The publication of a paper in Paediatric Critical Care Magazine in 2014 left SLE feeling very good about our ventilator technology. The paper entitled “Pressure and Flow Waveform Characteristics of Eight High-Frequency Oscillators” by Harcourt et al showed that the square wave produced by the SLE5000 was comparable to that produced by the original Sensormedics machine (suggesting potentially greater transmissive power to the lungs) when compared with the other ventilators on test.
This finding was reinforced by a later paper, “New Generation Neonatal High Frequency Ventilators: Effect of Oscillatory Frequency and Working Principles on Performance” published last year by Grazioli et al in Respiratory Care showed large variability in performance between five different HFO ventilators with three of the machines delivering lower Vt than the SLE5000 with the same pressure amplitude settings, both under pre-term and full-term infant settings. Since the CO2 elimination during HFOV is proportional to f·Vt the difference in performance may be even more significant in clinical settings. The discussion also went on to suggest that “The SLE5000 was the most powerful neonatal HFO ventilator in terms of volume delivery with a performance similar to that of the Sensormedics 3100A”.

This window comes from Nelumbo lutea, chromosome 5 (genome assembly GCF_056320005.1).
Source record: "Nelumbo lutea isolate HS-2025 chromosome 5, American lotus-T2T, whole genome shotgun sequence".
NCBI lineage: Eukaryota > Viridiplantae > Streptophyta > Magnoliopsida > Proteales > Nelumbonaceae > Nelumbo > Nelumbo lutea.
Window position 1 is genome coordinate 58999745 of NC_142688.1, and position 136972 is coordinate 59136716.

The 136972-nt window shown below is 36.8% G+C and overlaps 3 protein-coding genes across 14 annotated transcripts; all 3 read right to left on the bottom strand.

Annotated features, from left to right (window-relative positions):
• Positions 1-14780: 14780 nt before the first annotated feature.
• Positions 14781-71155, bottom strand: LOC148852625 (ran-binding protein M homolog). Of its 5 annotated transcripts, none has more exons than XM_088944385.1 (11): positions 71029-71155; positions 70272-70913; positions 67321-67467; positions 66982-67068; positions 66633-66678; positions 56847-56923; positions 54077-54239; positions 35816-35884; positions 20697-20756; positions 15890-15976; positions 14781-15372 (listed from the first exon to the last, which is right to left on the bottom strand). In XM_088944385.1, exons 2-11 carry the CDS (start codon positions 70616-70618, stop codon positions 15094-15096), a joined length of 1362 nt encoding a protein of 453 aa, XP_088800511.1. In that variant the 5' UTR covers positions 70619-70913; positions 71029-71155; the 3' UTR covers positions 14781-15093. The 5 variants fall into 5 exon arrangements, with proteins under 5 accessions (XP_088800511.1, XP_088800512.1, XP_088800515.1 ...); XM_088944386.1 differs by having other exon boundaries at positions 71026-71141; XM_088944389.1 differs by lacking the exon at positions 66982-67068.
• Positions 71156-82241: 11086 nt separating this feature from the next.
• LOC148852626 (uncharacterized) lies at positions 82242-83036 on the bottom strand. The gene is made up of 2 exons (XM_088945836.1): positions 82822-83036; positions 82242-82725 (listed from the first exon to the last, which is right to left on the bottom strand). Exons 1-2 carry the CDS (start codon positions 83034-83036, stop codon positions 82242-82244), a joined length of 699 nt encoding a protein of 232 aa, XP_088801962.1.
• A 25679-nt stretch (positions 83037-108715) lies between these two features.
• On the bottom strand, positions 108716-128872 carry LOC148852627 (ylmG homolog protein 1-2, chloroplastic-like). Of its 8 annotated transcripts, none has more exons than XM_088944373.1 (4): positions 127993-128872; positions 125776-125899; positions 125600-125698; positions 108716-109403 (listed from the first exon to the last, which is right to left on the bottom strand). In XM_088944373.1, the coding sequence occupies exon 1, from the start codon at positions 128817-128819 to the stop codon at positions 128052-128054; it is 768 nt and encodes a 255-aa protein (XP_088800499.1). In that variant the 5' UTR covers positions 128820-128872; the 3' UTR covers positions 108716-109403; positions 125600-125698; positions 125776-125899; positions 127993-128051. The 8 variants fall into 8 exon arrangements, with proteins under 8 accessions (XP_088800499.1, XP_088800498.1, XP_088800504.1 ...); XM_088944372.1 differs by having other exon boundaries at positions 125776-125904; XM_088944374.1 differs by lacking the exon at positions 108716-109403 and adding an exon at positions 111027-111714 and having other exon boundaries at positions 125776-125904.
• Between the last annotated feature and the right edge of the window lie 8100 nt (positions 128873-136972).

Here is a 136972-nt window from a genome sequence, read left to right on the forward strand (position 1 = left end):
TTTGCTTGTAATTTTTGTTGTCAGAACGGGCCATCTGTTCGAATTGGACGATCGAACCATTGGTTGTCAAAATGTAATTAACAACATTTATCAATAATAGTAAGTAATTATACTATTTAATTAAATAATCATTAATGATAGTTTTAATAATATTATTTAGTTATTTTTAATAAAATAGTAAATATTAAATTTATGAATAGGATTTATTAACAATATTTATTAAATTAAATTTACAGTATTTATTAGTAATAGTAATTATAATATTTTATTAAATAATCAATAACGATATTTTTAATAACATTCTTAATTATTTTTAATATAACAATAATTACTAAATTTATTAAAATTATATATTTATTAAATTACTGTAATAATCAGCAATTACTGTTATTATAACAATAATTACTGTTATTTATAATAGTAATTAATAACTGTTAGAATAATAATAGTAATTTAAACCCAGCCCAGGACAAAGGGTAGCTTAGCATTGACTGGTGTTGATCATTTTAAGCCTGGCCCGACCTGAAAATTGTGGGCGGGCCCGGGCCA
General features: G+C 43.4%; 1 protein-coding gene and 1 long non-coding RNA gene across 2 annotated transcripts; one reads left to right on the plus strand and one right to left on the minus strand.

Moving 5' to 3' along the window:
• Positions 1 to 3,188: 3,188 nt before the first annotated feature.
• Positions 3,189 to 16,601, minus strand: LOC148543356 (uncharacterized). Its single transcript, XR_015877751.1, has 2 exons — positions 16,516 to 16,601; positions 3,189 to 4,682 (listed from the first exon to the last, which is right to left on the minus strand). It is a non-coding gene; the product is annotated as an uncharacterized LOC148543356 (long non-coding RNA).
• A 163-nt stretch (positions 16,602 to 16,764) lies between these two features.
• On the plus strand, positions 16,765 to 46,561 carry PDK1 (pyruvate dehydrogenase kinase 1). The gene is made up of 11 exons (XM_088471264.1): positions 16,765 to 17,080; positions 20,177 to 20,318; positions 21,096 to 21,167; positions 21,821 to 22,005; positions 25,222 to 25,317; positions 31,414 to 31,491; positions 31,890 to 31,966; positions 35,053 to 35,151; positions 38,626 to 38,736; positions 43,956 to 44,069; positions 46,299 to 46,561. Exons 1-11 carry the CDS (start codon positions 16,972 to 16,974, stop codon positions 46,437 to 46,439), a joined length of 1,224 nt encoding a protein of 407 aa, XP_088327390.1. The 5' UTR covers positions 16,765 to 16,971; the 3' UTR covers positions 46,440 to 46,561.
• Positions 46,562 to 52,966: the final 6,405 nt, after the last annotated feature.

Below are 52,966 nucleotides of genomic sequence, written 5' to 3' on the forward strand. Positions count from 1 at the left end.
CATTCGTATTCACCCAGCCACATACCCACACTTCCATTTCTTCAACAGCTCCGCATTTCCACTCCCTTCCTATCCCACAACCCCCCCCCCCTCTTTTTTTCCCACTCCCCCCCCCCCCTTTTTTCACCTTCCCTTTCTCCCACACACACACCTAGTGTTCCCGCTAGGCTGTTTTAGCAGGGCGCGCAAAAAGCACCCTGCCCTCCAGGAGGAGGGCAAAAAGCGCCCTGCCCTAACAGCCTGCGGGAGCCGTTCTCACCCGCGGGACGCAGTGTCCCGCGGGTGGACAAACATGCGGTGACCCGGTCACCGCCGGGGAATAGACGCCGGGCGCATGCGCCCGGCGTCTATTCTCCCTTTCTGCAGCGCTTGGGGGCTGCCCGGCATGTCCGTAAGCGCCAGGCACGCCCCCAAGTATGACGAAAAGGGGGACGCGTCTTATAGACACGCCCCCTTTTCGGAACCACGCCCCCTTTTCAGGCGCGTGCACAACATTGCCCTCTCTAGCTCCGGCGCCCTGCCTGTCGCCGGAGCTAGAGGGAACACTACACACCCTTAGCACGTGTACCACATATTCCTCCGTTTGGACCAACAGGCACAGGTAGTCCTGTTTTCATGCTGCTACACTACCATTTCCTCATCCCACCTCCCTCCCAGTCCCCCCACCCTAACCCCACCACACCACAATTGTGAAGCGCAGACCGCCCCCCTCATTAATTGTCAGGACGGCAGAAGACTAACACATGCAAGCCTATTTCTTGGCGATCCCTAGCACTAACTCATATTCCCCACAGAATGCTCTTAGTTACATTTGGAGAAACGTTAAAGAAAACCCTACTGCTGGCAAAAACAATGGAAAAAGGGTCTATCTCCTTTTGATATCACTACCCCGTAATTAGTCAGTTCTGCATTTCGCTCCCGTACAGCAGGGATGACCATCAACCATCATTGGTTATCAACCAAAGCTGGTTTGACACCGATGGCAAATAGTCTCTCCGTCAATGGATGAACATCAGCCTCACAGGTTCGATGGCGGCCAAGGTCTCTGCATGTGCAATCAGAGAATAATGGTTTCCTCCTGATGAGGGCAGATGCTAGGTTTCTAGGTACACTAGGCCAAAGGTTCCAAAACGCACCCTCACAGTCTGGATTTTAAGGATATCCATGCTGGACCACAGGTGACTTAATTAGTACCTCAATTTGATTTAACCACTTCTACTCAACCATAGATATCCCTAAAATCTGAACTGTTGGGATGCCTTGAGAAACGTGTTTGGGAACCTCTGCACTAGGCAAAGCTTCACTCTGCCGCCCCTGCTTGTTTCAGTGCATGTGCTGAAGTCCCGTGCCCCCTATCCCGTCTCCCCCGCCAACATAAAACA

This is all good news for SLE, and showed that our valveless technology and bidirectional jets allow us to deliver powerful, controlled breaths . However, perhaps the most telling data was in the discussion when it was summarised that all of the ventilators could deliver adequate oscillation to pre-term infants, but that not all of the ventilators could deliver adequate oscillation on term infants or larger babies. In addition, at higher frequencies (which we believe may become more popular during the next few years) some failed completely.
Both papers are worth a read and are good references as to why we believe SLE technology is the right route for HFO ventilation.
Chris Worrell, Marketing Manager